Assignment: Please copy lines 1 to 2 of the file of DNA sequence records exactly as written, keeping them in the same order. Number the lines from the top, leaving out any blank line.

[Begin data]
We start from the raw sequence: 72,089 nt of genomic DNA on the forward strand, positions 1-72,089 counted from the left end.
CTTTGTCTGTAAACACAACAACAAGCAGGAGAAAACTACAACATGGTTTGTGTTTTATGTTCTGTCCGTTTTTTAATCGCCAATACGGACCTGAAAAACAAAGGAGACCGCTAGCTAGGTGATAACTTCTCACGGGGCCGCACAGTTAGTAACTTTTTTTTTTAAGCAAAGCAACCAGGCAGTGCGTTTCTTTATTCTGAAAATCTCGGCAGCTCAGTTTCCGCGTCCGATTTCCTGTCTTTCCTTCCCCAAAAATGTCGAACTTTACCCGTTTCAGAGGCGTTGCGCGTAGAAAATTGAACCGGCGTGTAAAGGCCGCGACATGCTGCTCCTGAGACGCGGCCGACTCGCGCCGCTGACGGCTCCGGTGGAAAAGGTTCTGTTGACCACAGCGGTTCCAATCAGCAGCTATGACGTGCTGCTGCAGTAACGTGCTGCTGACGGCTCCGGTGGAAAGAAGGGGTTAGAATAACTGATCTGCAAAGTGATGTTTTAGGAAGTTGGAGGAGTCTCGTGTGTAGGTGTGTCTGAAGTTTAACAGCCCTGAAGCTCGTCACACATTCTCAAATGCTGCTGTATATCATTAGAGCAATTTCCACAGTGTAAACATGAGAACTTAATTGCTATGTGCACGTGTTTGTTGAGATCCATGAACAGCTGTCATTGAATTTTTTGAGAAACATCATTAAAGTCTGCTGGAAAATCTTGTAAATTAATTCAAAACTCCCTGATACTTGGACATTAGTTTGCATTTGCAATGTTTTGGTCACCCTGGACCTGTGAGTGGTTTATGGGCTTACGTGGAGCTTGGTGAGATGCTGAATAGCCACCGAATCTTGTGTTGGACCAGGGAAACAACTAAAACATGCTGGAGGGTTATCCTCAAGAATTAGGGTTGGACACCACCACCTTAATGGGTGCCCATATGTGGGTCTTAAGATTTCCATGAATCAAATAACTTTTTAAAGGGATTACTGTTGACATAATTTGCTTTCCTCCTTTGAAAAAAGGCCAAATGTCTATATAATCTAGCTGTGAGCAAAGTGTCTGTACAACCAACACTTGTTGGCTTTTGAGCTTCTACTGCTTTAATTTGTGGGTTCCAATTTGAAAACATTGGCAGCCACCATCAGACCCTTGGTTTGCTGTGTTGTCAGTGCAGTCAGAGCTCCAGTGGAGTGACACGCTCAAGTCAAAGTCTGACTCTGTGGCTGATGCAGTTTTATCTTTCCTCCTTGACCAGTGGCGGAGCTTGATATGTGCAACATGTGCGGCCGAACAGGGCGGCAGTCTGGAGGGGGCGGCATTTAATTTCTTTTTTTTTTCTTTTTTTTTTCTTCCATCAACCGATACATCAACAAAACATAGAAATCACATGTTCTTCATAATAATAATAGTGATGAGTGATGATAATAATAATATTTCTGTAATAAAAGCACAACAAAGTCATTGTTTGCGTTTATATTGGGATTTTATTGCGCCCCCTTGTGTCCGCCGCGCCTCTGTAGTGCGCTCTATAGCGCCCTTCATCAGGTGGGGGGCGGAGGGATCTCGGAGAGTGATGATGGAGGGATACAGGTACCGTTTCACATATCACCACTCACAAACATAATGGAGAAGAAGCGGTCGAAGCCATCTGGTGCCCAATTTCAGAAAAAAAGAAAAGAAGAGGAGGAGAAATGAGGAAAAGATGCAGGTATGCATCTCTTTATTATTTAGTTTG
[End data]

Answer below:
We start from the raw sequence: 72,089 nt of genomic DNA on the forward strand, positions 1-72,089 counted from the left end.
CTTTGTCTGTAAACACAACAACAAGCAGGAGAAAACTACAACATGGTTTGTGTTTTATGTTCTGTCCGTTTTTTAATCGCCAATACGGACCTGAAAAACAAAGGAGACCGCTAGCTAGGTGATAACTTCTCACGGGGCCGCACAGTTAGTAACTTTTTTTTTTAAGCAAAGCAACCAGGCAGTGCGTTTCTTTATTCTGAAAATCTCGGCAGCTCAGTTTCCGCGTCCGATTTCCTGTCTTTCCTTCCCCAAAAATGTCGAACTTTACCCGTTTCAGAGGCGTTGCGCGTAGAAAATTGAACCGGCGTGTAAAGGCCGCGACATGCTGCTCCTGAGACGCGGCCGACTCGCGCCGCTGACGGCTCCGGTGGAAAAGGTTCTGTTGACCACAGCGGTTCCAATCAGCAGCTATGACGTGCTGCTGCAGTAACGTGCTGCTGACGGCTCCGGTGGAAAGAAGGGGTTAGAATAACTGATCTGCAAAGTGATGTTTTAGGAAGTTGGAGGAGTCTCGTGTGTAGGTGTGTCTGAAGTTTAACAGCCCTGAAGCTCGTCACACATTCTCAAATGCTGCTGTATATCATTAGAGCAATTTCCACAGTGTAAACATGAGAACTTAATTGCTATGTGCACGTGTTTGTTGAGATCCATGAACAGCTGTCATTGAATTTTTTGAGAAACATCATTAAAGTCTGCTGGAAAATCTTGTAAATTAATTCAAAACTCCCTGATACTTGGACATTAGTTTGCATTTGCAATGTTTTGGTCACCCTGGACCTGTGAGTGGTTTATGGGCTTACGTGGAGCTTGGTGAGATGCTGAATAGCCACCGAATCTTGTGTTGGACCAGGGAAACAACTAAAACATGCTGGAGGGTTATCCTCAAGAATTAGGGTTGGACACCACCACCTTAATGGGTGCCCATATGTGGGTCTTAAGATTTCCATGAATCAAATAACTTTTTAAAGGGATTACTGTTGACATAATTTGCTTTCCTCCTTTGAAAAAAGGCCAAATGTCTATATAATCTAGCTGTGAGCAAAGTGTCTGTACAACCAACACTTGTTGGCTTTTGAGCTTCTACTGCTTTAATTTGTGGGTTCCAATTTGAAAACATTGGCAGCCACCATCAGACCCTTGGTTTGCTGTGTTGTCAGTGCAGTCAGAGCTCCAGTGGAGTGACACGCTCAAGTCAAAGTCTGACTCTGTGGCTGATGCAGTTTTATCTTTCCTCCTTGACCAGTGGCGGAGCTTGATATGTGCAACATGTGCGGCCGAACAGGGCGGCAGTCTGGAGGGGGCGGCATTTAATTTCTTTTTTTTTTCTTTTTTTTTTCTTCCATCAACCGATACATCAACAAAACATAGAAATCACATGTTCTTCATAATAATAATAGTGATGAGTGATGATAATAATAATATTTCTGTAATAAAAGCACAACAAAGTCATTGTTTGCGTTTATATTGGGATTTTATTGCGCCCCCTTGTGTCCGCCGCGCCTCTGTAGTGCGCTCTATAGCGCCCTTCATCAGGTGGGGGGCGGAGGGATCTCGGAGAGTGATGATGGAGGGATACAGGTACCGTTTCACATATCACCACTCACAAACATAATGGAGAAGAAGCGGTCGAAGCCATCTGGTGCCCAATTTCAGAAAAAAAGAAAAGAAGAGGAGGAGAAATGAGGAAAAGATGCAGGTATGCATCTCTTTATTATTTAGTTTG